Christmas Mass Schedule at Brophy Chapel
Thursday, December 24th
4:15pm St. Francis Xavier Mass held in the Brophy Chapel
7:30pm Brophy Mass
9:30pm Brophy Mass
Friday December 25th – MERRY CHRISTMAS!
10:00am Brophy Mass
Sunday December 27th
10:00am Regular Sunday Mass
New Year’s Masses – none are held in the Brophy Chapel. Please check St. Francis Xavier Parish website for Mass listings.


Young Alum Luncheon

Back from college for your winter break? We invite our young alumni, graduates from the Classes of ’12-’15, to join us on Wednesday, January 6th from 11:30 to 1:00pm for pizza in the Harper Great Hall. It’s a great opportunity to reconnect with classmates and various staff members before they head back into their classrooms. If you plan on joining us, please RSVP here! We want to make sure we have enough pizza!



Each year Brophy enjoys a wide-ranging group of reunions based on 10 year intervals. This year, the Class of ’65 celebrated its 50th anniversary with a Friday night informal gathering here at Brophy. The following night, the reunion class enjoyed the hospitality of the Phoenix Country Club. To reunion chair, Peter Calihan ’65 and his committee, including but not limited to Larry Cuzzocrea ’65, Richard DeNinno ’65, Jim Hawkins ’65, Bob Houck ’65, John Howe ’65, Mark Kalich ’65, William Kantor ’65, Larry Muckerman ’65, John Pope ’65, Stephen Rempe ’65, Rich Roulier ’65, and Richard Trowbridge ’65, congratulations on a successful celebration.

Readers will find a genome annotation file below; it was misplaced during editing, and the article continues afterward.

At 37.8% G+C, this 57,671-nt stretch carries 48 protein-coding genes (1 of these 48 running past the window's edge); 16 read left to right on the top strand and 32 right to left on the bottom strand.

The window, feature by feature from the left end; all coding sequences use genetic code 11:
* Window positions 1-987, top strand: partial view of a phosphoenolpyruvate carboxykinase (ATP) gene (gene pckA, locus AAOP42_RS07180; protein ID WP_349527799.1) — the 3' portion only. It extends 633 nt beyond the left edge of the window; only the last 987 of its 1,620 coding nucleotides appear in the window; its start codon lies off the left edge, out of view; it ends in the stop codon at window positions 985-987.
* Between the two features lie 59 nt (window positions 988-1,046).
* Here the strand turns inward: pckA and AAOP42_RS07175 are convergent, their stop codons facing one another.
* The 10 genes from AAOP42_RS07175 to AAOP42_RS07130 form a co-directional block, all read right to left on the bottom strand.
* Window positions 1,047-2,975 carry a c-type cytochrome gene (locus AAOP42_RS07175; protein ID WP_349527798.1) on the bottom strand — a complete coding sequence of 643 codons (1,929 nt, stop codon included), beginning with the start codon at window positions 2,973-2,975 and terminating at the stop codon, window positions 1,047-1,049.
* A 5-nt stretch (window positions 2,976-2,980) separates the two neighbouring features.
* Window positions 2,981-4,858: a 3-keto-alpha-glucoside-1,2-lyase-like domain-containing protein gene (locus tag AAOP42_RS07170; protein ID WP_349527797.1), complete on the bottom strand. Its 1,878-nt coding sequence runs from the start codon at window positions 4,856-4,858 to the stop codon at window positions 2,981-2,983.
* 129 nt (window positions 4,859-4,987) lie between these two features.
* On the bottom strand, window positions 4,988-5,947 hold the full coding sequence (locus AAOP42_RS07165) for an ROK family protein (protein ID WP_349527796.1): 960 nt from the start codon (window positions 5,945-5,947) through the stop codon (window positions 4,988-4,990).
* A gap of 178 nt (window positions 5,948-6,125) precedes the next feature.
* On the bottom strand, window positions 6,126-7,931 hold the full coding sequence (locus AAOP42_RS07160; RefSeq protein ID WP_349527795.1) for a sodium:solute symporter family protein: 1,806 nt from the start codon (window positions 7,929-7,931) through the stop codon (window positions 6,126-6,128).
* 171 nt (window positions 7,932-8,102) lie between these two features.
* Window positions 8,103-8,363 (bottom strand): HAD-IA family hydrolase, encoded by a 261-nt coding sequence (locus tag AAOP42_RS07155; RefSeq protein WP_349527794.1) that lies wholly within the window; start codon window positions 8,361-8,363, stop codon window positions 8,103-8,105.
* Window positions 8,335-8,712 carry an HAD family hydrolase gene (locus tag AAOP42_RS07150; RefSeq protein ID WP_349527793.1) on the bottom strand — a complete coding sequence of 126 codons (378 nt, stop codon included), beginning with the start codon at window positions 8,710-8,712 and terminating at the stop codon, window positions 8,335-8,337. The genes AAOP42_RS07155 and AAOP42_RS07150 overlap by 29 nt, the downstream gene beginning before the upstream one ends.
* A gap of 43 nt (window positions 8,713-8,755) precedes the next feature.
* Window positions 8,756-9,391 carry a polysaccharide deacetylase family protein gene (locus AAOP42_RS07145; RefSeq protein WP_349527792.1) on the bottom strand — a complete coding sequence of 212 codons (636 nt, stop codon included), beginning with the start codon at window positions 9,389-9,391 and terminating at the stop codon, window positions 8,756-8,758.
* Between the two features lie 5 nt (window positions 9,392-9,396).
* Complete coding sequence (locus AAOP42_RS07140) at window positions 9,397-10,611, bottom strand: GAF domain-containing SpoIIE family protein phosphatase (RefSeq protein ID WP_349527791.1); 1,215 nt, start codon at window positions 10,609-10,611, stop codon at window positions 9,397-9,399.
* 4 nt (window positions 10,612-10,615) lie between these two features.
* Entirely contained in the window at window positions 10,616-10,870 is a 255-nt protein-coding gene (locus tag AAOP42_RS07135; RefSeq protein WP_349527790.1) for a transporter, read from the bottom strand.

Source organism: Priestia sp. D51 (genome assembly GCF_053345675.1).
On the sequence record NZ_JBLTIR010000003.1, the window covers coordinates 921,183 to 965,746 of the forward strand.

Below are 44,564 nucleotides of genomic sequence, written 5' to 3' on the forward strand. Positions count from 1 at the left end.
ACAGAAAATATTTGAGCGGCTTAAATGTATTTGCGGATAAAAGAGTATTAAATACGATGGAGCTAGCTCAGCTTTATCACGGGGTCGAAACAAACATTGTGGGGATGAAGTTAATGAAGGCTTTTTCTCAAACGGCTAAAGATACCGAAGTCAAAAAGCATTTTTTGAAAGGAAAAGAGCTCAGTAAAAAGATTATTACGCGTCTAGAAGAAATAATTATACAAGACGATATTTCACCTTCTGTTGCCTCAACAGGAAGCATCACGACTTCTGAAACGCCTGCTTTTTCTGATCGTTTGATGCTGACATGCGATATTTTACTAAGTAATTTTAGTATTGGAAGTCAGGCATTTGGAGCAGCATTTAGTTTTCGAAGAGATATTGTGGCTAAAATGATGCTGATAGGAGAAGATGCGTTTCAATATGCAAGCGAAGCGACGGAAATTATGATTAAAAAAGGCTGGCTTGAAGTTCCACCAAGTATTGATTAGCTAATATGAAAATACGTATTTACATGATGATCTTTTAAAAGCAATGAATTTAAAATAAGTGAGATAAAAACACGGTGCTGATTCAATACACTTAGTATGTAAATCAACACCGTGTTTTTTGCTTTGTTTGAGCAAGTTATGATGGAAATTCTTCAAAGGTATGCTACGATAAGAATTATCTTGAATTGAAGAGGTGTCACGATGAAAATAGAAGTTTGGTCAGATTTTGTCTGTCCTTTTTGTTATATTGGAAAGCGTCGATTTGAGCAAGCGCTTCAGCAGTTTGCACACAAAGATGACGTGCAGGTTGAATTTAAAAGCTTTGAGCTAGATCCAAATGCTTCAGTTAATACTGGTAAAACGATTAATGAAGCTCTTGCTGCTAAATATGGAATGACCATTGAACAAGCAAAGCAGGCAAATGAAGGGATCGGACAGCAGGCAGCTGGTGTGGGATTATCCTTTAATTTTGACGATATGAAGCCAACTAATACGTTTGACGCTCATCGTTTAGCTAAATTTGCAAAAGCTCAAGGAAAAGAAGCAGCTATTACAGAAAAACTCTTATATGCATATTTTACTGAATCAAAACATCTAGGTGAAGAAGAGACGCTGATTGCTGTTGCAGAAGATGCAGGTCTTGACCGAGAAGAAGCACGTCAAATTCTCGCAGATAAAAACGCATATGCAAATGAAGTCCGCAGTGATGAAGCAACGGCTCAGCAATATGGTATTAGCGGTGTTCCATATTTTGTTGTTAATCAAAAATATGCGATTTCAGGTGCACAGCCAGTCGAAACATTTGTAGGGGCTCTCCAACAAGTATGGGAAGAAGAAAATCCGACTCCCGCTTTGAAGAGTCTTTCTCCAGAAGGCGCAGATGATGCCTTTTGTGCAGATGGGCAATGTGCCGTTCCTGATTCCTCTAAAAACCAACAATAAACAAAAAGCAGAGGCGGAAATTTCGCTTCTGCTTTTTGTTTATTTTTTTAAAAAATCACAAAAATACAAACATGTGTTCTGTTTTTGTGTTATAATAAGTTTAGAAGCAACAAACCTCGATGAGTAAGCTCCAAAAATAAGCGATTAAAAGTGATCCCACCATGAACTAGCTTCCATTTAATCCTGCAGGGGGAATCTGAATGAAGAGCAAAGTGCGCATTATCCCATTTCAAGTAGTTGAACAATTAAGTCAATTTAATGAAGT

Later on in the year, the Classes of ’75, ’85, and ’95 celebrated with their respective classmates with equal delight as well. Many thanks to Sean Kelly ’75, Bob Beardsley ’75, Eric Herschede ’85, and Brian Theobald ’95 for their leadership and to their many classmates who assisted them in putting these events together.

After Thanksgiving day and on a chilly Friday evening, the Class of ’05 met in the McCain Colonnade. The attendance was outstanding. This reunion, chaired by Michael Strittmatter ’05, along with Sean Berens ’05, Oscar Barboa ’05, Sean Tierney ’05, Bobby Wesley ’05, and Joe White ’05 could very well hold the record of hosting the largest reunion gathering and tour on Brophy’s campus.

With this impetus in mind, someone asked why wait to celebrate every 10 years; why, in the span of 10 years, can we not intersperse an informal reminder every 5 years. So, this spring, we will do a 5 year kick-off as a kind of pilot program. As of this writing, the Classes of ’71 and the ’91 are in the planning stages for celebrations this spring.

Bit of History